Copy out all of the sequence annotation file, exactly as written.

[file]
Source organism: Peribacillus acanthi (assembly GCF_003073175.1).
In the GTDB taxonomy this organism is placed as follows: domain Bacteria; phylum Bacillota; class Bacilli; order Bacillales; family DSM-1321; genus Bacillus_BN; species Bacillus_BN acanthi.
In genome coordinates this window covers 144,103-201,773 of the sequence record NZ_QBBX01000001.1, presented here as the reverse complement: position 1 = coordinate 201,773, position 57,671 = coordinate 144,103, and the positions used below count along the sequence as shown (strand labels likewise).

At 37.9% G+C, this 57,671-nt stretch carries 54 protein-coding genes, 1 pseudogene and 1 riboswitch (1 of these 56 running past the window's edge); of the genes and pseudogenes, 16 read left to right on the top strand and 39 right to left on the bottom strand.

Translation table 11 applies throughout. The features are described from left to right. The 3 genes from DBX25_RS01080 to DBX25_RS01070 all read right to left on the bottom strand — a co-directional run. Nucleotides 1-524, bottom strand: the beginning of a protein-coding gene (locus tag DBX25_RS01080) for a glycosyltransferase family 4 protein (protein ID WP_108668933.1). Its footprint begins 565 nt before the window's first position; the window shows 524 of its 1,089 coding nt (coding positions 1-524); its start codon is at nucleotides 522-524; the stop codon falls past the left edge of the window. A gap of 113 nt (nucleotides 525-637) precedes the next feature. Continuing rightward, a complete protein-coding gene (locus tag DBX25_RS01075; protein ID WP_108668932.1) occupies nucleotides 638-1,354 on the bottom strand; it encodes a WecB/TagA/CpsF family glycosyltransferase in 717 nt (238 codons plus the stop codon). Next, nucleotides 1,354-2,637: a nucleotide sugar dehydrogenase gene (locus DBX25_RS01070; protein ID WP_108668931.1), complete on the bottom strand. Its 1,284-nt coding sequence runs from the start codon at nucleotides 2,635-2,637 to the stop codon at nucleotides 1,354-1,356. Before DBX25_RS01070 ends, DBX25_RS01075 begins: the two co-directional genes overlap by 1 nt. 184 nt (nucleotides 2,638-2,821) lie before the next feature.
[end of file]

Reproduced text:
Source organism: Peribacillus acanthi (assembly GCF_003073175.1).
In the GTDB taxonomy this organism is placed as follows: domain Bacteria; phylum Bacillota; class Bacilli; order Bacillales; family DSM-1321; genus Bacillus_BN; species Bacillus_BN acanthi.
In genome coordinates this window covers 144,103-201,773 of the sequence record NZ_QBBX01000001.1, presented here as the reverse complement: position 1 = coordinate 201,773, position 57,671 = coordinate 144,103, and the positions used below count along the sequence as shown (strand labels likewise).

At 37.9% G+C, this 57,671-nt stretch carries 54 protein-coding genes, 1 pseudogene and 1 riboswitch (1 of these 56 running past the window's edge); of the genes and pseudogenes, 16 read left to right on the top strand and 39 right to left on the bottom strand.

Translation table 11 applies throughout. The features are described from left to right. The 3 genes from DBX25_RS01080 to DBX25_RS01070 all read right to left on the bottom strand — a co-directional run. Nucleotides 1-524, bottom strand: the beginning of a protein-coding gene (locus tag DBX25_RS01080) for a glycosyltransferase family 4 protein (protein ID WP_108668933.1). Its footprint begins 565 nt before the window's first position; the window shows 524 of its 1,089 coding nt (coding positions 1-524); its start codon is at nucleotides 522-524; the stop codon falls past the left edge of the window. A gap of 113 nt (nucleotides 525-637) precedes the next feature. Continuing rightward, a complete protein-coding gene (locus tag DBX25_RS01075; protein ID WP_108668932.1) occupies nucleotides 638-1,354 on the bottom strand; it encodes a WecB/TagA/CpsF family glycosyltransferase in 717 nt (238 codons plus the stop codon). Next, nucleotides 1,354-2,637: a nucleotide sugar dehydrogenase gene (locus DBX25_RS01070; protein ID WP_108668931.1), complete on the bottom strand. Its 1,284-nt coding sequence runs from the start codon at nucleotides 2,635-2,637 to the stop codon at nucleotides 1,354-1,356. Before DBX25_RS01070 ends, DBX25_RS01075 begins: the two co-directional genes overlap by 1 nt. 184 nt (nucleotides 2,638-2,821) lie before the next feature.